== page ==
Cherished Torment: The Emotional Geography of Lady Mary Wroth's Urania

Front Cover
Duquesne University Press, Jan 1, 2001 - Literary Collections - 287 pages
0 Reviews
Cherished Torment offers the first detailed account of the intellectual foundation of the first prose romance published by a woman in English: The Countess of Montgomery's Urania, written by Lady Mary Wroth, the niece of Sir Philip Sidney. Part one, printed in 1621, prompted an intense outcry due to Lady Mary Wroth's thinly veiled representation of actual events in the lives of prominent families. It was not republished until 1995. The remainder of Urania, published in 2000, marks the first opportunity for most readers to experience this 600,000-word romance firsthand. The Urania's lengthy text may initially appear daunting, but Cavanagh argues that the romance rewards its readers with a richly textured narrative that artfully engages with numerous aesthetic, literary and intellectual concerns from the early seventeenth century, including race relations, tensions between Christianity and the occult, global expansion and the composition of the universe. A sophisticated and erudite study, Cherished Torment moves beyond the intriguing and scandalous events of Wroth's personal life that have understandably captivated the attention of many modern readers to a closer look at the latter's masterful integration of the issues fueling her era's political, scientific and philosophical debates. Cavanagh's important study will enable readers to better recognize and appreciate Urania's intellectual heritage.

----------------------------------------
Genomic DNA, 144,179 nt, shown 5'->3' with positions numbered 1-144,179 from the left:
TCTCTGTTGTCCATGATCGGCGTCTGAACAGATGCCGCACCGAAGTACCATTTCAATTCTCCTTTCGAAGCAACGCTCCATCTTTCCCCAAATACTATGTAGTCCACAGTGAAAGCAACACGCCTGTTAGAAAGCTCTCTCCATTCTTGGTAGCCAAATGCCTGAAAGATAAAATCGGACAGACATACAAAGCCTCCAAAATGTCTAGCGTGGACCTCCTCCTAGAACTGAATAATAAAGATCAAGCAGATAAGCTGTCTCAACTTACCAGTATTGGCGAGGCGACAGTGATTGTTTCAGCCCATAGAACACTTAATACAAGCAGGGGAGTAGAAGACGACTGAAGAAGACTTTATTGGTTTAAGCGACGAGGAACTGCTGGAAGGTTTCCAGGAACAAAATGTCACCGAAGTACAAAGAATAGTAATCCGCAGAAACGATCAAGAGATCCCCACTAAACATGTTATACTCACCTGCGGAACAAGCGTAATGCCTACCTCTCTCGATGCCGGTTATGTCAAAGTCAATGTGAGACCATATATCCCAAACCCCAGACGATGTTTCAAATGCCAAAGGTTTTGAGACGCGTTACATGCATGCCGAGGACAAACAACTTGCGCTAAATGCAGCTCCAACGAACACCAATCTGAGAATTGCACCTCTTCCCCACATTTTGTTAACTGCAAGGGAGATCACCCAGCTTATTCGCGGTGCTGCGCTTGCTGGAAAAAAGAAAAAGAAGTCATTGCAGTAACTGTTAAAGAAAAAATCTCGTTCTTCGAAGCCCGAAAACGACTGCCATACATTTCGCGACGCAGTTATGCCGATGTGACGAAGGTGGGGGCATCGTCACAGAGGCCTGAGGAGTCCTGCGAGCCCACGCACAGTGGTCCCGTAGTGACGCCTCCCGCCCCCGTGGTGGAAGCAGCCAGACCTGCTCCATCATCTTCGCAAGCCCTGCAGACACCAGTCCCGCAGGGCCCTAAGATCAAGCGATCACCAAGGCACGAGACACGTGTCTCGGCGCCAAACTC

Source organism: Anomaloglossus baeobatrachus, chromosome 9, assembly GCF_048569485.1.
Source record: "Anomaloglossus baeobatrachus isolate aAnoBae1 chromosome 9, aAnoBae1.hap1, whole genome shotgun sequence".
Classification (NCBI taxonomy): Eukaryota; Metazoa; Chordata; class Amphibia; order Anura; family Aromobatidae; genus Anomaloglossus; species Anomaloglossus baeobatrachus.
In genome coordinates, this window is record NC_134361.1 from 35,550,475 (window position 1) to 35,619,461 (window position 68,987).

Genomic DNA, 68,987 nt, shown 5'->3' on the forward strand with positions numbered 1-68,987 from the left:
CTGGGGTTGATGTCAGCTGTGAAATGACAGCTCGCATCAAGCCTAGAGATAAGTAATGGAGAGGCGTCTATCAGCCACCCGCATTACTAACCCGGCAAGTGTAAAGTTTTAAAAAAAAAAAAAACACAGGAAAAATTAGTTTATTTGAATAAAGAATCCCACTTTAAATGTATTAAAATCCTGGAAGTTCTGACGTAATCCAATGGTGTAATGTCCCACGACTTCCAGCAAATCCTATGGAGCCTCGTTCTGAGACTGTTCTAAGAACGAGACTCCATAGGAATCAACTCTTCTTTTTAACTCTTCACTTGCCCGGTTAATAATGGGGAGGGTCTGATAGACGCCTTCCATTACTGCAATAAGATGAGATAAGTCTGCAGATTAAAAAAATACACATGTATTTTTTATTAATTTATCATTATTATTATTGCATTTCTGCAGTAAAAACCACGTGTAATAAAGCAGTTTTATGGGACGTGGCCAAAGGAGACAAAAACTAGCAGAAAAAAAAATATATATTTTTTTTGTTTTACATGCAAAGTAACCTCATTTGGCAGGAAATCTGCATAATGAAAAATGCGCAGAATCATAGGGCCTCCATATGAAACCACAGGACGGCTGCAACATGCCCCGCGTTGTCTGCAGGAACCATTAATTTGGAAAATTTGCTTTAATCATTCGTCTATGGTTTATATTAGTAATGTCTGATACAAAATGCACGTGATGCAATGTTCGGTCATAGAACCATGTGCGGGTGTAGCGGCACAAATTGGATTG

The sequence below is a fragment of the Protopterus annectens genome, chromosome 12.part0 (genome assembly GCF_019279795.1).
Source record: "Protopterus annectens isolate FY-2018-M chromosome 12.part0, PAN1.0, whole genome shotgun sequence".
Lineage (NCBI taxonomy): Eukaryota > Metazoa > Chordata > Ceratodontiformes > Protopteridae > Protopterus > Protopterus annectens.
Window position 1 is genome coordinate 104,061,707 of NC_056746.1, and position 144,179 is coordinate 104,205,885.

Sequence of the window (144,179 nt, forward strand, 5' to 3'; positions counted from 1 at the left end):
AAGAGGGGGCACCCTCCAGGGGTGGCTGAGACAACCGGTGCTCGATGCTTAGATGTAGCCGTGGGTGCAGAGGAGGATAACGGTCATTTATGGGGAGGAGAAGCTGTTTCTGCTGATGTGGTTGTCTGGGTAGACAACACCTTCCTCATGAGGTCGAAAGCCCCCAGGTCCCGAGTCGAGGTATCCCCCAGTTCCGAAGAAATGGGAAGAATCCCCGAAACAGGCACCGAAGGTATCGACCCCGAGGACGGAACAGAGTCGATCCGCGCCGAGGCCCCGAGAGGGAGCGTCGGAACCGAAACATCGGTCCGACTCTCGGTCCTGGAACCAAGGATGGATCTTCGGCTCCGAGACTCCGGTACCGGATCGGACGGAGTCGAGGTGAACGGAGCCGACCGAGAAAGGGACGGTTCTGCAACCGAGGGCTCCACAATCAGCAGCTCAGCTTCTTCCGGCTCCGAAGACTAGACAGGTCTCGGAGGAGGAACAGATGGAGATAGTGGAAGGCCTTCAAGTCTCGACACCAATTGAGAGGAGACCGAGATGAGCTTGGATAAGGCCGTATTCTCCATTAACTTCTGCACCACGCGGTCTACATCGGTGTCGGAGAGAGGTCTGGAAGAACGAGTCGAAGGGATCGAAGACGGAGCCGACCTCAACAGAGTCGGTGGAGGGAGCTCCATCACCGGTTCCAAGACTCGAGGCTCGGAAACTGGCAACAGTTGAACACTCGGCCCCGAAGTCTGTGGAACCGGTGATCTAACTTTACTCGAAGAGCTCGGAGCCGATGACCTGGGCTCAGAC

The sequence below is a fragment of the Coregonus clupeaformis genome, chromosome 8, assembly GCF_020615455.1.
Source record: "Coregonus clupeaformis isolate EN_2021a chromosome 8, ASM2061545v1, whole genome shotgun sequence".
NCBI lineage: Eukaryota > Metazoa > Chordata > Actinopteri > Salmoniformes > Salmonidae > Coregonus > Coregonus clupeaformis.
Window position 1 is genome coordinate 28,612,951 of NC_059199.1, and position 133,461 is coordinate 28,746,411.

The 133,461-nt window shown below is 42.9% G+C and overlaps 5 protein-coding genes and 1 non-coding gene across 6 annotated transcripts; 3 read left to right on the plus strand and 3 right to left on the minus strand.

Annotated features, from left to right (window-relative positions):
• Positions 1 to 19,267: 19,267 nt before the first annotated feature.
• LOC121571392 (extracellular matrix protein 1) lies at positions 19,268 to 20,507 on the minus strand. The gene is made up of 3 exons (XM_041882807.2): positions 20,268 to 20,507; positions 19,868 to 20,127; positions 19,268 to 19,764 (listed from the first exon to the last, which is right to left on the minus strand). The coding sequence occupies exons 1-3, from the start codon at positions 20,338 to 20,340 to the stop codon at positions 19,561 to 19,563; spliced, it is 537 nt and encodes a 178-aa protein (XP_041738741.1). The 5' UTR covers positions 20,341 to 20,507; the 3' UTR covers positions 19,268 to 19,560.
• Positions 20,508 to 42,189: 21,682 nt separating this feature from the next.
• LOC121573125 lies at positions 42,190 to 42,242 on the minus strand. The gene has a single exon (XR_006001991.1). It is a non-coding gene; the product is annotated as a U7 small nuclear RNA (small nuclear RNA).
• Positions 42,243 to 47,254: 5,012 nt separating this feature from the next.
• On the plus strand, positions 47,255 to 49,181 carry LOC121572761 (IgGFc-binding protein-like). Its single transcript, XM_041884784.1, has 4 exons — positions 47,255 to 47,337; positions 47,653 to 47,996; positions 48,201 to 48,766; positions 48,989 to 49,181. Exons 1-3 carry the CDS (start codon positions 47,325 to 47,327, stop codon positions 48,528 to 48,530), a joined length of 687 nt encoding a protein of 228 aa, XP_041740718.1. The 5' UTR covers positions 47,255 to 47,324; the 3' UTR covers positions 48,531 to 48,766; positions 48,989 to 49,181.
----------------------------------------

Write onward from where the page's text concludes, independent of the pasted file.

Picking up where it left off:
From inside the book

What people are saying - Write a review

We haven't found any reviews in the usual places.

Contents

Geography Religion and Identity
19
None Can Run So Far That Shall
53
Natural Workes and Effects
78
Copyright

6 other sections not shown

Common terms and phrases

References to this book

About the author (2001)

Sheila Cavanagh is Associate Professor of English and associated faculty in Women's Studies and Violence Studies at Emory University.

Bibliographic information